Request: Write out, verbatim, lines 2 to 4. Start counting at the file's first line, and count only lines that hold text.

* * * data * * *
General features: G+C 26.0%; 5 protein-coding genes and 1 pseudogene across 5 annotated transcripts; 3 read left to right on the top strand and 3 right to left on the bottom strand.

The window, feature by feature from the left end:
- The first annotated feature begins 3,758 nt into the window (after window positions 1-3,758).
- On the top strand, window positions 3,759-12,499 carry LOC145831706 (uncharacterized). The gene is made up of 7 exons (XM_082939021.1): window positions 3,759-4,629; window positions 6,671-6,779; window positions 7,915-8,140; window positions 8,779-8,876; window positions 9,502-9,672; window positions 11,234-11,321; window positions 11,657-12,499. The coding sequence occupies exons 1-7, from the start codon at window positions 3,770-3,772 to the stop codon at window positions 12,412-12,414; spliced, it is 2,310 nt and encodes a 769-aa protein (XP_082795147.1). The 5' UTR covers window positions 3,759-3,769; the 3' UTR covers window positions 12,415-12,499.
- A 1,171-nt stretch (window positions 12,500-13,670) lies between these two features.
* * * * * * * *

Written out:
The window, feature by feature from the left end:
- The first annotated feature begins 3,758 nt into the window (after window positions 1-3,758).
- On the top strand, window positions 3,759-12,499 carry LOC145831706 (uncharacterized). The gene is made up of 7 exons (XM_082939021.1): window positions 3,759-4,629; window positions 6,671-6,779; window positions 7,915-8,140; window positions 8,779-8,876; window positions 9,502-9,672; window positions 11,234-11,321; window positions 11,657-12,499. The coding sequence occupies exons 1-7, from the start codon at window positions 3,770-3,772 to the stop codon at window positions 12,412-12,414; spliced, it is 2,310 nt and encodes a 769-aa protein (XP_082795147.1). The 5' UTR covers window positions 3,759-3,769; the 3' UTR covers window positions 12,415-12,499.